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Vuk Jeremić Delivers Two Lectures at Princeton University

The President of the Center for International Relations and Sustainable Development (CIRSD) Vuk Jeremić delivered two lectures at Princeton University.

Jeremić delivered his first lecture in the Princeton Whig Senate Chamber, focusing on global cooperation in the era of sustainable development.

Addressing a large crowd of students and faculty, Jeremić said that sustainable development “calls for socially inclusive and environmentally bearable economic growth across the world, without downplaying the vast and varied differences in local, national, and regional circumstances.” Achieving it, said Jeremić, will require “a series of concurrent, aspirational and bold measures, coordinated at the global level by leaders who understand the absolute necessity of entering into the sort of cooperative effort which has not been seen in all of human history.”

Jeremić called for the establishment of a broad coalition of governments, multinational corporations, thinktanks, universities and research centers, international financial institutions, venture capitalists, and every other branch of society that can help the world achieve sustainable development.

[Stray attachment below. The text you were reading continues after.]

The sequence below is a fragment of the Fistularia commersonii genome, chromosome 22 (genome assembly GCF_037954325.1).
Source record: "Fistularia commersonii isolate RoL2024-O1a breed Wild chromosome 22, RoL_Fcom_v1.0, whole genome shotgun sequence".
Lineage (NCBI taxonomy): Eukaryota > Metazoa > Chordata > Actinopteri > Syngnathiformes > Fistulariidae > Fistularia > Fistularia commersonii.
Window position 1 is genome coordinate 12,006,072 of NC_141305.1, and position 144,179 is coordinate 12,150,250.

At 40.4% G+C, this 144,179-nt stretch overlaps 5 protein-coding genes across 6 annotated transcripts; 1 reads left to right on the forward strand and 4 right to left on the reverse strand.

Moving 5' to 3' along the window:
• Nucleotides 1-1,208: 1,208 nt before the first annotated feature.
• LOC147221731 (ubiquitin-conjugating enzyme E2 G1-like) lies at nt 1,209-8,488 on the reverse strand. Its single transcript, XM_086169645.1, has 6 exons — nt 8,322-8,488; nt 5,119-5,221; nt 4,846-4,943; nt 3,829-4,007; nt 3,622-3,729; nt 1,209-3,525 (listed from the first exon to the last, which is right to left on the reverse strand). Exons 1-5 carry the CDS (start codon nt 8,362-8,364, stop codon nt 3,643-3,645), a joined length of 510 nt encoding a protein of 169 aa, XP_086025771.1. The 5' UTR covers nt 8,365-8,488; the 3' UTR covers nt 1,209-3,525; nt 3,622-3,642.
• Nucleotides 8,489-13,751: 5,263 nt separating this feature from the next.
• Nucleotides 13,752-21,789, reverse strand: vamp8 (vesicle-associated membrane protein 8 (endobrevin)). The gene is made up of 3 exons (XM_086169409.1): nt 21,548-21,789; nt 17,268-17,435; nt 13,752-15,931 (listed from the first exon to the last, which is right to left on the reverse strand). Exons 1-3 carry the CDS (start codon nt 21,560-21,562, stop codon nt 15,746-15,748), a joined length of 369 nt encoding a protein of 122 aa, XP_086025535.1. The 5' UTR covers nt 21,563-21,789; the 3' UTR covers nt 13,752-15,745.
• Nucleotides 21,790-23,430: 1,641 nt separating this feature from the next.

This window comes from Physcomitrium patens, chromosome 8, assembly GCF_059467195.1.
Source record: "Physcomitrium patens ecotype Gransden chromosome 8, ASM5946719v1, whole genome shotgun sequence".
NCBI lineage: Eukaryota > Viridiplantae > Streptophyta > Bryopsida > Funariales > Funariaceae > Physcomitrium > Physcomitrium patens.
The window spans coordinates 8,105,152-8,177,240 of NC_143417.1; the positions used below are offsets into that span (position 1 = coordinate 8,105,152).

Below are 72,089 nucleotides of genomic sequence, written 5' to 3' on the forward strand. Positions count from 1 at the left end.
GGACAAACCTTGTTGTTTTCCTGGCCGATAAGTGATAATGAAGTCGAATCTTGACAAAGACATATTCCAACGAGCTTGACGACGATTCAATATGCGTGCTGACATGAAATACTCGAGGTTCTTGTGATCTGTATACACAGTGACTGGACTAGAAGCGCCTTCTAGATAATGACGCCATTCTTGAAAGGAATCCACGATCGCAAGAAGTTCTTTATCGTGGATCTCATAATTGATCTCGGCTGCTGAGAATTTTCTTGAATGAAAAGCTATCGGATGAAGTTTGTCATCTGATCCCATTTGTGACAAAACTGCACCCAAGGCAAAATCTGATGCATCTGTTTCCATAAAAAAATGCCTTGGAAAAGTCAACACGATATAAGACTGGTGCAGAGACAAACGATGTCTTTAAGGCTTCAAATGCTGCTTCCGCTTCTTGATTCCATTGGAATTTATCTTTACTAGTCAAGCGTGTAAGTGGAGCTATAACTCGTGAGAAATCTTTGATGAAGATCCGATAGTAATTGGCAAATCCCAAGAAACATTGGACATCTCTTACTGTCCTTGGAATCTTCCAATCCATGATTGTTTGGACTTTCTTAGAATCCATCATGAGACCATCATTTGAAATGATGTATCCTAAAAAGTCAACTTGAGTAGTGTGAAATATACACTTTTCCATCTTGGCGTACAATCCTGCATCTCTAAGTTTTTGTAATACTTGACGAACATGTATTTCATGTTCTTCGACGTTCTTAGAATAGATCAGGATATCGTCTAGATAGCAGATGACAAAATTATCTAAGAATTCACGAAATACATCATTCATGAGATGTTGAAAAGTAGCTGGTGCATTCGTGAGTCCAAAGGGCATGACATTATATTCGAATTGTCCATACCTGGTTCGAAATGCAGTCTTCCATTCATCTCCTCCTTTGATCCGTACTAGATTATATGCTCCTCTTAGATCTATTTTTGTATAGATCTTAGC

“But,” Jeremić concluded, “we have to start at the very top. World leaders—heads of state and government—need to get personally engaged. This should become embedded in the worldview of all who formulate and execute not just domestic but also foreign policy: achieving sustainable development must assume its necessary place at the heart of the conduct of international relations in the 21st century.”

Jeremić’s second speech took place at Princeton University’s Woodrow Wilson School of Public and International Affairs. With more than one hundred students in attendance for the evening lecture, Jeremic focused on Eastern Europe and the Black Sea region, with a particular emphasis on Ukraine and Turkey. In a broad-ranging discussion, Jeremic explored how the countries of this dynamic, multi-cultural and multi-confessional part of the world are working to answer deep questions of political identity, economic partnership, and regional security.

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